Gov. Bryant Missed Mark on ‘Hate’ Post

By DAVID GUSTAFSON,

Fresh on the heels of a trip to Washington to hobnob with President Trump and members of the cabinet, Mississippi Gov. Phil Bryant took to Facebook on Wednesday to call out the media for bringing attention to Mississippi’s ranking as the state with the third-highest number of hate groups per capita.

Calling it “fake news,” Bryant admonished The Clarion Ledger for publishing the results of the report recently released by the Southern Poverty Law Center.

“There they go again,” said Bryant. “The blame-Mississippi crowd takes the report of a partisan organization that once labeled the American Family Association a hate group and treats it as news.”

In the rankings, Mississippi lands behind Idaho and Tennessee with just five hate groups per million residents.

Bryant could have made his Facebook post a positive one by condemning hate in general, or pointing out that the article cites just 15 total hate groups in Mississippi, while some states have as many as 40.

He could have mentioned that these groups are primarily white nationalists, as the article details.

Instead, he pivoted to defend the American Family Association, an aggressive anti-LGBT activist group, and then went further, referring to a data driven report as "fake news," even though the article was published by The Clarion Ledger, the largest newspaper in the state.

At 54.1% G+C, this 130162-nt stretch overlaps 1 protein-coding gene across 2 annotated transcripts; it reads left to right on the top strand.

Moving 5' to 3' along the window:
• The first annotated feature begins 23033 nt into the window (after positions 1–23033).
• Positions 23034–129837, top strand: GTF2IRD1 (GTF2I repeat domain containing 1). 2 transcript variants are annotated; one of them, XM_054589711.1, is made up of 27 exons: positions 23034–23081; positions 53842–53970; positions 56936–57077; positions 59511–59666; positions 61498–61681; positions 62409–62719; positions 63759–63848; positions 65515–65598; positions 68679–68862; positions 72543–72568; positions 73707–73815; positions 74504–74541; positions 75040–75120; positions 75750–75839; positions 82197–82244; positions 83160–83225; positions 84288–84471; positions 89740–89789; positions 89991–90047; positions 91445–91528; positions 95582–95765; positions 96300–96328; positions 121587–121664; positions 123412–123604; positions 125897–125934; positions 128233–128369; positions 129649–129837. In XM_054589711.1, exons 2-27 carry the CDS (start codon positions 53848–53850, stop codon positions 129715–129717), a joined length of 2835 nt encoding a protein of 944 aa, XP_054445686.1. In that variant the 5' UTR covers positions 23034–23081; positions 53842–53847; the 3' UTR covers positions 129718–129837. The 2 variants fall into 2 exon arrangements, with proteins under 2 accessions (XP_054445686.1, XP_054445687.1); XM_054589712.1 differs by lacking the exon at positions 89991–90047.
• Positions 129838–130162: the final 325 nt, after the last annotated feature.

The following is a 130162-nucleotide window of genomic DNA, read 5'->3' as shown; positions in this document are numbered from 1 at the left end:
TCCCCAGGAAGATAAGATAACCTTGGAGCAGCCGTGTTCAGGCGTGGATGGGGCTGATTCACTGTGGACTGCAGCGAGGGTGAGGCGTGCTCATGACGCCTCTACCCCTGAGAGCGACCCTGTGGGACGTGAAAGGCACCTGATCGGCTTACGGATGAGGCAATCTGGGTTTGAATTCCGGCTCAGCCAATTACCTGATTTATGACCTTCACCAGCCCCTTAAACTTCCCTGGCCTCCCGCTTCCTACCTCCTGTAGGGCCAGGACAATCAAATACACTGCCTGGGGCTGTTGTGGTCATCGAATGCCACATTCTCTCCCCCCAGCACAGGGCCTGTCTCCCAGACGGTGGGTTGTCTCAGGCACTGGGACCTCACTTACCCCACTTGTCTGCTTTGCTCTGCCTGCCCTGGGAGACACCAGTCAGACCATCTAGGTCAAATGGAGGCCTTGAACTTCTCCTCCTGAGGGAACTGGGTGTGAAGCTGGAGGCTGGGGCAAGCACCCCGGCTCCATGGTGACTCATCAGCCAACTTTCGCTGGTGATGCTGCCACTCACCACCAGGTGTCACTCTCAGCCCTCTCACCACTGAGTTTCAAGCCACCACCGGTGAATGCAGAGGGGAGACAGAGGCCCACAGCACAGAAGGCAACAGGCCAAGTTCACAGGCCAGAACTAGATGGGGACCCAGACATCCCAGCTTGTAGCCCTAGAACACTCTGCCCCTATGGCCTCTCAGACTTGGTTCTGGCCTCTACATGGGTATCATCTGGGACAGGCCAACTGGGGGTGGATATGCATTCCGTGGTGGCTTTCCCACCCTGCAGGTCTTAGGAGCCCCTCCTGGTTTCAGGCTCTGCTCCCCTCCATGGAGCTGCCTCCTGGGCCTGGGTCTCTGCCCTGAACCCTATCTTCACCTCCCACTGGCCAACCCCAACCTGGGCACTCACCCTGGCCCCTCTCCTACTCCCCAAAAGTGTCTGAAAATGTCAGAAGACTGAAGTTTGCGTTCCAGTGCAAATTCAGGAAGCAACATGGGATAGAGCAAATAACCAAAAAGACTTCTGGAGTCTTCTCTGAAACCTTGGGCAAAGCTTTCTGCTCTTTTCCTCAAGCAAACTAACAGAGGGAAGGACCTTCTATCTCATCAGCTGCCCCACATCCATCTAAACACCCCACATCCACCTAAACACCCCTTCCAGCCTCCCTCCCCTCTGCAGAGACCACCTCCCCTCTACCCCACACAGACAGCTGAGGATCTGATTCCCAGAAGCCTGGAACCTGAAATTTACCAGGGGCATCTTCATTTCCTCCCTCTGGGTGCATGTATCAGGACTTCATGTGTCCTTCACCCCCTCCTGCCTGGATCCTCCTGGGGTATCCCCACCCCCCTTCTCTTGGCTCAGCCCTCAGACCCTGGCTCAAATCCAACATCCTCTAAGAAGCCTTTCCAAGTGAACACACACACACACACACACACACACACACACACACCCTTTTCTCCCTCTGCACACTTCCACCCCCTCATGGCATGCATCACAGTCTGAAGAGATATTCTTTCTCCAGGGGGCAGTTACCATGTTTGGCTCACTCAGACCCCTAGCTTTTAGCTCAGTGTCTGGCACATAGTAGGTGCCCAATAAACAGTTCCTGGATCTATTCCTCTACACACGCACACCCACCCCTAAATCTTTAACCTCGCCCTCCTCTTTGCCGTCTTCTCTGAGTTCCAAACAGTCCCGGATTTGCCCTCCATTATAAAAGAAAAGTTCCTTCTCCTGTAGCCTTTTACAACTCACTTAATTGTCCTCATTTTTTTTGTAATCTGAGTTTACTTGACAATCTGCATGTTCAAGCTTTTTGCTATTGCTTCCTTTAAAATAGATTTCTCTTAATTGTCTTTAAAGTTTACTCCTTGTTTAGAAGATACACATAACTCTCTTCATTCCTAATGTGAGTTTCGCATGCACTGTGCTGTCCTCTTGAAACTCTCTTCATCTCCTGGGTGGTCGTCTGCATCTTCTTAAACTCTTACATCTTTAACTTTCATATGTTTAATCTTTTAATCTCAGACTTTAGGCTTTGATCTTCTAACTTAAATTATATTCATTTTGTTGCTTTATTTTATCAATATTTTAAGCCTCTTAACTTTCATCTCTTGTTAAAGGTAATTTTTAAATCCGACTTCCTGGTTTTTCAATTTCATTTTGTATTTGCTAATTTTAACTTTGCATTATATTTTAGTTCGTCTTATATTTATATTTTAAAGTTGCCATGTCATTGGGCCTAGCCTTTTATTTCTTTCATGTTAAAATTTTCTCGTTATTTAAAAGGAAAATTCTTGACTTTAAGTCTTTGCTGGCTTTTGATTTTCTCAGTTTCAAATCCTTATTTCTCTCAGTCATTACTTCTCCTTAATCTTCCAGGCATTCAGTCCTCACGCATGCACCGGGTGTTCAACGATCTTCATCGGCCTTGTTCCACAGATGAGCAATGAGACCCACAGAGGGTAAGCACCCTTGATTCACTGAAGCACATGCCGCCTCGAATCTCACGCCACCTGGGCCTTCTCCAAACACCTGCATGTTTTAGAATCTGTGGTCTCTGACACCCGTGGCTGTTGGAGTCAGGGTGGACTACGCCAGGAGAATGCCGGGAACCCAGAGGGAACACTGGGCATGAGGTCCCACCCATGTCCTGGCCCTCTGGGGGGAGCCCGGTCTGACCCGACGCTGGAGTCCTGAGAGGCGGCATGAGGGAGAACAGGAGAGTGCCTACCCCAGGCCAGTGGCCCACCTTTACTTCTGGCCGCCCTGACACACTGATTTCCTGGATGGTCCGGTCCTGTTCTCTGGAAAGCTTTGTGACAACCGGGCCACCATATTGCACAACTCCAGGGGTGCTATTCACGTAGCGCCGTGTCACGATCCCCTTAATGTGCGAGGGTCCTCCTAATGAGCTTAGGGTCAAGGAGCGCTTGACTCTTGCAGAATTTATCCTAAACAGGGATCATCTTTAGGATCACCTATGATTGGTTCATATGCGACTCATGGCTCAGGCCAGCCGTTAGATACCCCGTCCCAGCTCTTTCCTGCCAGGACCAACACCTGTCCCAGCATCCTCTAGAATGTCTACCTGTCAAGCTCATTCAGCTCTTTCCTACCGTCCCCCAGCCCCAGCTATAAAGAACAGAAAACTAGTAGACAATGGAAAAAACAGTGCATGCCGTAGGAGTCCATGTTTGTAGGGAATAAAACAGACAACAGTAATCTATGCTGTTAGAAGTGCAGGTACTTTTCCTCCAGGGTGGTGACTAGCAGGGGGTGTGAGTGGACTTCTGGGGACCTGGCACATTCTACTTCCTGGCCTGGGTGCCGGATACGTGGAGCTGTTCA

Bryant should be reminded that by definition, a hate group is an organization that – based on its official statements or principles, the statements of its leaders, or its activities – has beliefs or practices that attack or malign an entire class of people, typically for their immutable characteristics.

For the record, many people believe the American Family Association fits squarely in that definition and it’s widely accepted that the Tupelo-based “news” organization disseminates more actual “fake news” in this state than all other media outlets combined.

With Wednesday’s announcement by State Sen. Chris McDaniel of Ellisville that he intends to challenge incumbent U.S. Sen. Roger Wicker, Mississippi will soon be inundated with the same unpleasant national attention that neighboring Alabama received last year when Judge Roy Moore was soundly defeated by a Democrat.

In the meantime, Gov. Bryant, like the President, needs a close advisor to help him choose his words more carefully – especially when it comes to social media.

 

PREP SPORTS: